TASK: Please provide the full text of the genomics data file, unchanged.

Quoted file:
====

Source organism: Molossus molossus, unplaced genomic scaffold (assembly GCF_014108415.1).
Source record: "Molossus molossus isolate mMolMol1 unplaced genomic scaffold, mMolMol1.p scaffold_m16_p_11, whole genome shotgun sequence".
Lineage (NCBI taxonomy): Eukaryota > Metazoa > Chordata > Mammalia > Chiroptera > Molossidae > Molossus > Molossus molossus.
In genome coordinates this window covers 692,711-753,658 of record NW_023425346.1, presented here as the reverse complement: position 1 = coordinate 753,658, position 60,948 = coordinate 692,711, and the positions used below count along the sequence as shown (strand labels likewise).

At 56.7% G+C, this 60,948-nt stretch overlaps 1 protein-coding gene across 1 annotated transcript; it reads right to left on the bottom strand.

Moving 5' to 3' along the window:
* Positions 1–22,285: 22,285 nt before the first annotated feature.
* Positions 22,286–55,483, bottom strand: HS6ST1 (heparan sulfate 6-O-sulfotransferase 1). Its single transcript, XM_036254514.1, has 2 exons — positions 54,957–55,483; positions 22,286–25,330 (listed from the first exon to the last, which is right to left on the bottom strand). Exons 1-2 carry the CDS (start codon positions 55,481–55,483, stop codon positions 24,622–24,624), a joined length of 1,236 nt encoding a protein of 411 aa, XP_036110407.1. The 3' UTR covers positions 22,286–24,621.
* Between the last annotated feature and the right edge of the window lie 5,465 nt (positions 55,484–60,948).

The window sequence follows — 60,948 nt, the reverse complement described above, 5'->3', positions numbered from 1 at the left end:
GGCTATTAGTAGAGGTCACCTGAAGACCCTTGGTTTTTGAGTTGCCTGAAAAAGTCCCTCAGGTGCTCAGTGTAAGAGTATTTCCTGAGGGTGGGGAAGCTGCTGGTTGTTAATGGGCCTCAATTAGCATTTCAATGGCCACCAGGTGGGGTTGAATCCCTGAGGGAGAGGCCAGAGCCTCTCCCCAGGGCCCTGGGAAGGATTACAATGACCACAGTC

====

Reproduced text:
Source organism: Molossus molossus, unplaced genomic scaffold (assembly GCF_014108415.1).
Source record: "Molossus molossus isolate mMolMol1 unplaced genomic scaffold, mMolMol1.p scaffold_m16_p_11, whole genome shotgun sequence".
Lineage (NCBI taxonomy): Eukaryota > Metazoa > Chordata > Mammalia > Chiroptera > Molossidae > Molossus > Molossus molossus.
In genome coordinates this window covers 692,711-753,658 of record NW_023425346.1, presented here as the reverse complement: position 1 = coordinate 753,658, position 60,948 = coordinate 692,711, and the positions used below count along the sequence as shown (strand labels likewise).

At 56.7% G+C, this 60,948-nt stretch overlaps 1 protein-coding gene across 1 annotated transcript; it reads right to left on the bottom strand.

Moving 5' to 3' along the window:
* Positions 1–22,285: 22,285 nt before the first annotated feature.
* Positions 22,286–55,483, bottom strand: HS6ST1 (heparan sulfate 6-O-sulfotransferase 1). Its single transcript, XM_036254514.1, has 2 exons — positions 54,957–55,483; positions 22,286–25,330 (listed from the first exon to the last, which is right to left on the bottom strand). Exons 1-2 carry the CDS (start codon positions 55,481–55,483, stop codon positions 24,622–24,624), a joined length of 1,236 nt encoding a protein of 411 aa, XP_036110407.1. The 3' UTR covers positions 22,286–24,621.
* Between the last annotated feature and the right edge of the window lie 5,465 nt (positions 55,484–60,948).

The window sequence follows — 60,948 nt, the reverse complement described above, 5'->3', positions numbered from 1 at the left end:
GGCTATTAGTAGAGGTCACCTGAAGACCCTTGGTTTTTGAGTTGCCTGAAAAAGTCCCTCAGGTGCTCAGTGTAAGAGTATTTCCTGAGGGTGGGGAAGCTGCTGGTTGTTAATGGGCCTCAATTAGCATTTCAATGGCCACCAGGTGGGGTTGAATCCCTGAGGGAGAGGCCAGAGCCTCTCCCCAGGGCCCTGGGAAGGATTACAATGACCACAGTC